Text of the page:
“I am very excited,” Goosby said. “Thankfully I’ve played the Bruch before but this is the first time with the orchestra. But the Philly sound is legendary and the Bruch is very emotive and passionate. The orchestra will sound like gold.”

Goosby has won numerous awards since his debut at 13 with the New York Philharmonic. One of which was to begin study with Perlman as part of Juilliard’s Pre-college division. He’s now 24 and continues to work with the great violinist.

“He’s very open and honest as a teacher,” Goosby said. “He’s been very helpful with the basics of my career. It pales with what he’s had to deal with but any questions I have get a valuable response especially as to what repertoire must be heard. He’s always spot on. It’s an asset to have had him in my corner.”

Because he was before the public so young, the word “prodigy” was often bandied about.

“But we never used it in my house. We called it the “p” word, so for me to not take myself seriously and keep it in perspective. . .to focus on the music and dig deeper. I’m still getting used to the career,” he said.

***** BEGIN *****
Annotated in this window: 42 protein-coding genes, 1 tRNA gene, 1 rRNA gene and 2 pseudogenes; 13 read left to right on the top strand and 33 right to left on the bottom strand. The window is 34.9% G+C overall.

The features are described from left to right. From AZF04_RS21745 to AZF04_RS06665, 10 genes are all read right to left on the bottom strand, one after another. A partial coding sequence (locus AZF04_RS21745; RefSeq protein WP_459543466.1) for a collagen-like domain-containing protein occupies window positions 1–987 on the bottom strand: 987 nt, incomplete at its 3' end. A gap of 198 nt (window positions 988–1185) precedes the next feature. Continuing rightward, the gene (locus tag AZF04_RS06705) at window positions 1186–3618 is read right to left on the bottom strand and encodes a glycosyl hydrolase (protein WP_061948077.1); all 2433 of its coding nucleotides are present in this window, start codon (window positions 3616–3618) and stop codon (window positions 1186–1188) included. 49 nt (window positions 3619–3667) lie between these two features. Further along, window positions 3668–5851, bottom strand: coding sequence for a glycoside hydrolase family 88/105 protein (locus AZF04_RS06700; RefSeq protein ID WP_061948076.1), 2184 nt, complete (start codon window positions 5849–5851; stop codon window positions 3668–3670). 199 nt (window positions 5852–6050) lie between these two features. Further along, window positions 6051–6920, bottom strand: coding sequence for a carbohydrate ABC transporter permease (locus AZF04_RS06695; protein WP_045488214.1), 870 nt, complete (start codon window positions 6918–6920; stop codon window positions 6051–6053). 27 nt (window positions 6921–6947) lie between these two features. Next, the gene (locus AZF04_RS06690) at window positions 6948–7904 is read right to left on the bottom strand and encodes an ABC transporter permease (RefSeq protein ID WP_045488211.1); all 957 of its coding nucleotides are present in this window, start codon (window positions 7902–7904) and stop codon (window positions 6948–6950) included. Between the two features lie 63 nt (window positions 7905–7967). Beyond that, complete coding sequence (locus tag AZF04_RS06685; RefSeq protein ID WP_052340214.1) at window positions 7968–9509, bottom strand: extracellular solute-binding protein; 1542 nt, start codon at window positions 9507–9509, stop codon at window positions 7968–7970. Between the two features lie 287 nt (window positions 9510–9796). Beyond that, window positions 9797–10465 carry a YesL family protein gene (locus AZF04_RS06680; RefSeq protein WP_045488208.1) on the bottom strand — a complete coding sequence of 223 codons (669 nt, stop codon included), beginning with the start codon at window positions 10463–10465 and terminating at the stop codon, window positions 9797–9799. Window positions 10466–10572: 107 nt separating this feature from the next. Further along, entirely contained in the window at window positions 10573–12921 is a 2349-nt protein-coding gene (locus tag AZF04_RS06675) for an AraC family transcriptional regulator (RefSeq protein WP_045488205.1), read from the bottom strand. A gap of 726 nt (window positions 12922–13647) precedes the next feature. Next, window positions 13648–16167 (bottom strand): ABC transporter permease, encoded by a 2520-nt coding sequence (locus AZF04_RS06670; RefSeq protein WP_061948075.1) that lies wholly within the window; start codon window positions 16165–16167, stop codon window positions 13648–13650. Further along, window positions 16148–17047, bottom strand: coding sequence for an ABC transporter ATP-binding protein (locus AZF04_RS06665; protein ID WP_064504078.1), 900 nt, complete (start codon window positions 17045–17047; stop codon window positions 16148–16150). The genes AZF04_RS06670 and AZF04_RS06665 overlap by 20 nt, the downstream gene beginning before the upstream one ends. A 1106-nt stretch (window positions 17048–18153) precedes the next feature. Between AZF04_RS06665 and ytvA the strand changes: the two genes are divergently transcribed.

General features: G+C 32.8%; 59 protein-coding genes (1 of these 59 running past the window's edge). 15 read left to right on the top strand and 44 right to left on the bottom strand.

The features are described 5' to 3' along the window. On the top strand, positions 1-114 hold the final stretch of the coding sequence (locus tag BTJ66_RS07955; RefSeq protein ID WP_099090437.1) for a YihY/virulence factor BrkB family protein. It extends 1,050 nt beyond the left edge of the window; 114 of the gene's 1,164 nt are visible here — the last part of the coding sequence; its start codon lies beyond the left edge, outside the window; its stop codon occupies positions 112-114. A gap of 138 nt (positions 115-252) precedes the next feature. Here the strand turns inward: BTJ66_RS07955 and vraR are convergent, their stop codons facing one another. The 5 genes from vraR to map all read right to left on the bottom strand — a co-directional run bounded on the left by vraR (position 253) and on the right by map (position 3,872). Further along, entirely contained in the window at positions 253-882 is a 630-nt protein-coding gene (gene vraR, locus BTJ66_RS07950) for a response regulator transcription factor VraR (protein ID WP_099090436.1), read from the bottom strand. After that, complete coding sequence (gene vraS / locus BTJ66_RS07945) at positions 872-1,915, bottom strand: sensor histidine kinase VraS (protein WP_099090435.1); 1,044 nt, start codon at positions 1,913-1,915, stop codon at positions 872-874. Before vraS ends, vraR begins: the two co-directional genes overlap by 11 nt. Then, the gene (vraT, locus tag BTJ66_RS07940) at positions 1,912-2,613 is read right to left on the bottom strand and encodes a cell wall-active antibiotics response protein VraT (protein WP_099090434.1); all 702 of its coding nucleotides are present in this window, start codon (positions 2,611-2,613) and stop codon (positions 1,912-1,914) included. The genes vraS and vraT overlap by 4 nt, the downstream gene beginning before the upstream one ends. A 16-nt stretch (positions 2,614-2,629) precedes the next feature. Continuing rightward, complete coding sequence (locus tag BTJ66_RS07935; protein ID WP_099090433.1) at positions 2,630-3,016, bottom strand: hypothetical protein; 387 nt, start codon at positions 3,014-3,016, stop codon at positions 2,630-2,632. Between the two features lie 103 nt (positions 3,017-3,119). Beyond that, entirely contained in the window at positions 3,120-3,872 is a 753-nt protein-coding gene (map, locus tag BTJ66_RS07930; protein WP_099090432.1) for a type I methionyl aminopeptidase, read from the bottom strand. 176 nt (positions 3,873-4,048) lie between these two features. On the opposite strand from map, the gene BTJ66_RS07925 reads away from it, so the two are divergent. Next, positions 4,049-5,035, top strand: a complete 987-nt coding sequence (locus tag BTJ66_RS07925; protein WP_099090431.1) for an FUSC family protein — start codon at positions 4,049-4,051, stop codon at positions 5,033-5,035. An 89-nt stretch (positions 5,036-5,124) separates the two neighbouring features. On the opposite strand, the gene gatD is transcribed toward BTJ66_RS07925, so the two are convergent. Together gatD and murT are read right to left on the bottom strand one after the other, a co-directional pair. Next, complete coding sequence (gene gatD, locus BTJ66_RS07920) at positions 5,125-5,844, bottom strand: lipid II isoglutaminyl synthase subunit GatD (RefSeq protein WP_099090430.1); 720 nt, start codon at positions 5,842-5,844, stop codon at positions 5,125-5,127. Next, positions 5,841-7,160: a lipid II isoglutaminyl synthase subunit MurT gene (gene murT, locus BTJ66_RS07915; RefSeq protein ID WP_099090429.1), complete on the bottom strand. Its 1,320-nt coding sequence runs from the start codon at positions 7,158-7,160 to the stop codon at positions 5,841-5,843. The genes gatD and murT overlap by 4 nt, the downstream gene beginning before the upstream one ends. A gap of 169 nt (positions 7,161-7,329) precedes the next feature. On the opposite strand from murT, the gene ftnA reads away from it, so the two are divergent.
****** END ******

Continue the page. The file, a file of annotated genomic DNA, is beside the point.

His first CD, “Roots,” which was recently issued on the Decca label celebrates Afro-American composers.

The week continues with Angel Blue singing Coleman and Barber (Aug. 12) and with Beethoven’s Symphony No. 9 concluding the residency Aug. 13 with fireworks to follow.

Philadelphia Orchestra

WHEN: July 27 – Aug. 13 at 7:30 p.m.
WHERE: Saratoga Performing Arts Center
MORE INFO: www.spac.org; 518 584-9330

Categories: At The Track, Entertainment, Life and Arts, Saratoga Springs